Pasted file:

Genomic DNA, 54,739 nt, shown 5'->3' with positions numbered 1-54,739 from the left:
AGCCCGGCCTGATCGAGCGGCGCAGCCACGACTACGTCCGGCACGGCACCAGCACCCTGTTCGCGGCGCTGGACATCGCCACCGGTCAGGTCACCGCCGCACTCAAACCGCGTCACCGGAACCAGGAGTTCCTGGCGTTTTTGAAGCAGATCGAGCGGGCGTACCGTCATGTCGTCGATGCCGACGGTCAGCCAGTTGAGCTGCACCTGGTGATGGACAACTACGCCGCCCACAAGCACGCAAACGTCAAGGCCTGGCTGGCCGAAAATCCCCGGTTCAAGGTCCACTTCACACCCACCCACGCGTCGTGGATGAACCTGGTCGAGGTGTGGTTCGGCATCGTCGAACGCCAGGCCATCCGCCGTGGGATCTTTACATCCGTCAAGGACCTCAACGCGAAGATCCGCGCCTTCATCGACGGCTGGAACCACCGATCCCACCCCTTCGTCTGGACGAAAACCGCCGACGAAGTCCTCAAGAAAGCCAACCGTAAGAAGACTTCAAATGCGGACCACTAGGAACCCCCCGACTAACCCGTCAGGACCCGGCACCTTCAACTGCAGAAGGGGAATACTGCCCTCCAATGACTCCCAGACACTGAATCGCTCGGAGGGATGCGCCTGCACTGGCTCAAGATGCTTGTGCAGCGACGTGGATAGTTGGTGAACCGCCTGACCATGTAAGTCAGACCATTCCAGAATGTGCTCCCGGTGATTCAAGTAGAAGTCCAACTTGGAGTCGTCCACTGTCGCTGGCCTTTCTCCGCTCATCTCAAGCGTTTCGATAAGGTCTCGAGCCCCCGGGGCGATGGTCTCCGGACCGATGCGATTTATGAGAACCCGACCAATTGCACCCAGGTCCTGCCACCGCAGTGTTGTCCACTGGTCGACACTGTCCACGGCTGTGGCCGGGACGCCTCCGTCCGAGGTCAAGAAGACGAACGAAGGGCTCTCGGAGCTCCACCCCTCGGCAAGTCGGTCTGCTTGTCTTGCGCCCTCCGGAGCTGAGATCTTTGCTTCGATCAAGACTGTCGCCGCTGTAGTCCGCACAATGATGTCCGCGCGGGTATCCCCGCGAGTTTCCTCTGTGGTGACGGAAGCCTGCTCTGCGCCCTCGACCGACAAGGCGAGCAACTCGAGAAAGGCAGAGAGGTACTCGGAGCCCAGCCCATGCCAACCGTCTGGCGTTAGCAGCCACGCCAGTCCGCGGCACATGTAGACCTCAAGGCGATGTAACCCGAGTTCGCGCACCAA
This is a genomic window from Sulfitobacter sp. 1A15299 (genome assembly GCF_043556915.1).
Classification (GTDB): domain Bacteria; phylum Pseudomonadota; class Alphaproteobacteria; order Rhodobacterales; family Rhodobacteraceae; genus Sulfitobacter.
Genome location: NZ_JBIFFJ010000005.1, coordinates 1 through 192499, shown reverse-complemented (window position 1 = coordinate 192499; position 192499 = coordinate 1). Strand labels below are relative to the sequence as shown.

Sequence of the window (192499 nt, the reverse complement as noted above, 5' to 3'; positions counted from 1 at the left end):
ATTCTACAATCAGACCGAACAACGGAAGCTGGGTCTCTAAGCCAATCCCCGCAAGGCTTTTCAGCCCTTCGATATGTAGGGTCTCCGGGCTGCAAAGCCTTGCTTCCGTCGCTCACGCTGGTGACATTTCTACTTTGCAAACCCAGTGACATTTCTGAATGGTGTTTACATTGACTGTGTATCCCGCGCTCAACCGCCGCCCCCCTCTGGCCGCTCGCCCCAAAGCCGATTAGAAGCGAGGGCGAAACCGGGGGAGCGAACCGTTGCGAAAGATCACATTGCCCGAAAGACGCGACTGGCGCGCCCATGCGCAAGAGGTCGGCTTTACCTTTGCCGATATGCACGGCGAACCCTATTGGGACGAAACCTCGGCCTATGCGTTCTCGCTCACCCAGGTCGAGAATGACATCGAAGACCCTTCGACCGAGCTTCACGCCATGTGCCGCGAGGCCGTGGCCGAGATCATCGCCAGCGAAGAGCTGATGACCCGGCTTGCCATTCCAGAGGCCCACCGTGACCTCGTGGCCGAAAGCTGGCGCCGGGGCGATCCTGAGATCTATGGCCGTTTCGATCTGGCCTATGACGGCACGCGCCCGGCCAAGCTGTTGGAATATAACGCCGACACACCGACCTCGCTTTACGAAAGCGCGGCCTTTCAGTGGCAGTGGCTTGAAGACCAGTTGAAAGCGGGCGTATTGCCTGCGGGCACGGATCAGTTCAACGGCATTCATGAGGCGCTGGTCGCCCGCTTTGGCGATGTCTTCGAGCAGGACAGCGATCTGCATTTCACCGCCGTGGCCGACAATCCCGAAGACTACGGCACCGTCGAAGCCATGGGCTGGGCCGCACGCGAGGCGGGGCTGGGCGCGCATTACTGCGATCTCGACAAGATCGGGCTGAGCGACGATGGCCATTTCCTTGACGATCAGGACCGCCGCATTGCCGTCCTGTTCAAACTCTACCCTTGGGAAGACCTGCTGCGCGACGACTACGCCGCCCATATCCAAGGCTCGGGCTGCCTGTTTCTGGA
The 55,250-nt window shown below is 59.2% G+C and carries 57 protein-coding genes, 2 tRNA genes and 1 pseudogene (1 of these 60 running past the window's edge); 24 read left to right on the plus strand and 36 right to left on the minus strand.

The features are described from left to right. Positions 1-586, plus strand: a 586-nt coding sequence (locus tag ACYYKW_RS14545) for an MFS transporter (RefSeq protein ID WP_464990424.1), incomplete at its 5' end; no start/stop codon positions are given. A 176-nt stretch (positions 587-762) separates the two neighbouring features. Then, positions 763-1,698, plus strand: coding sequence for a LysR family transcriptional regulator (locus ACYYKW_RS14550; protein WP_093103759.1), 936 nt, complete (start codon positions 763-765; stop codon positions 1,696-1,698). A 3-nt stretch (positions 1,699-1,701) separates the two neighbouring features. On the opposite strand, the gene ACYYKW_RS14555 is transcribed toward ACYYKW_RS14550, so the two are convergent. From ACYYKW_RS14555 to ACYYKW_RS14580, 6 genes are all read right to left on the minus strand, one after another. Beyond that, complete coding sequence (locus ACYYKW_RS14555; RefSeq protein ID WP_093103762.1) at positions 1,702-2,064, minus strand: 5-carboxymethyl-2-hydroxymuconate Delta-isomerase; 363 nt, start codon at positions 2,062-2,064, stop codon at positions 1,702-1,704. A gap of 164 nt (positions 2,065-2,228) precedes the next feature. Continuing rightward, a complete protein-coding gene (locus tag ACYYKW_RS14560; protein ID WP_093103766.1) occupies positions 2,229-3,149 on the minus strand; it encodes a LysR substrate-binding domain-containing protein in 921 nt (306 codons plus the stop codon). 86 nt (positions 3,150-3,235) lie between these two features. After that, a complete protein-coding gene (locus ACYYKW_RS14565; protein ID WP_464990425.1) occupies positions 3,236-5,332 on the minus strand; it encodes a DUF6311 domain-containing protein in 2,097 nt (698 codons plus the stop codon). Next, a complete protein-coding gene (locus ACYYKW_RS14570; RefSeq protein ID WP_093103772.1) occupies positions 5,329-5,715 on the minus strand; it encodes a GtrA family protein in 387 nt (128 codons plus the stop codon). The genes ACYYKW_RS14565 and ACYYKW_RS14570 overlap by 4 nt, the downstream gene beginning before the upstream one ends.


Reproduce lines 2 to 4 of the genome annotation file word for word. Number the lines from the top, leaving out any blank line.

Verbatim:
AGCCCGGCCTGATCGAGCGGCGCAGCCACGACTACGTCCGGCACGGCACCAGCACCCTGTTCGCGGCGCTGGACATCGCCACCGGTCAGGTCACCGCCGCACTCAAACCGCGTCACCGGAACCAGGAGTTCCTGGCGTTTTTGAAGCAGATCGAGCGGGCGTACCGTCATGTCGTCGATGCCGACGGTCAGCCAGTTGAGCTGCACCTGGTGATGGACAACTACGCCGCCCACAAGCACGCAAACGTCAAGGCCTGGCTGGCCGAAAATCCCCGGTTCAAGGTCCACTTCACACCCACCCACGCGTCGTGGATGAACCTGGTCGAGGTGTGGTTCGGCATCGTCGAACGCCAGGCCATCCGCCGTGGGATCTTTACATCCGTCAAGGACCTCAACGCGAAGATCCGCGCCTTCATCGACGGCTGGAACCACCGATCCCACCCCTTCGTCTGGACGAAAACCGCCGACGAAGTCCTCAAGAAAGCCAACCGTAAGAAGACTTCAAATGCGGACCACTAGGAACCCCCCGACTAACCCGTCAGGACCCGGCACCTTCAACTGCAGAAGGGGAATACTGCCCTCCAATGACTCCCAGACACTGAATCGCTCGGAGGGATGCGCCTGCACTGGCTCAAGATGCTTGTGCAGCGACGTGGATAGTTGGTGAACCGCCTGACCATGTAAGTCAGACCATTCCAGAATGTGCTCCCGGTGATTCAAGTAGAAGTCCAACTTGGAGTCGTCCACTGTCGCTGGCCTTTCTCCGCTCATCTCAAGCGTTTCGATAAGGTCTCGAGCCCCCGGGGCGATGGTCTCCGGACCGATGCGATTTATGAGAACCCGACCAATTGCACCCAGGTCCTGCCACCGCAGTGTTGTCCACTGGTCGACACTGTCCACGGCTGTGGCCGGGACGCCTCCGTCCGAGGTCAAGAAGACGAACGAAGGGCTCTCGGAGCTCCACCCCTCGGCAAGTCGGTCTGCTTGTCTTGCGCCCTCCGGAGCTGAGATCTTTGCTTCGATCAAGACTGTCGCCGCTGTAGTCCGCACAATGATGTCCGCGCGGGTATCCCCGCGAGTTTCCTCTGTGGTGACGGAAGCCTGCTCTGCGCCCTCGACCGACAAGGCGAGCAACTCGAGAAAGGCAGAGAGGTACTCGGAGCCCAGCCCATGCCAACCGTCTGGCGTTAGCAGCCACGCCAGTCCGCGGCACATGTAGACCTCAAGGCGATGTAACCCGAGTTCGCGCACCAA
This is a genomic window from Sulfitobacter sp. 1A15299 (genome assembly GCF_043556915.1).
Classification (GTDB): domain Bacteria; phylum Pseudomonadota; class Alphaproteobacteria; order Rhodobacterales; family Rhodobacteraceae; genus Sulfitobacter.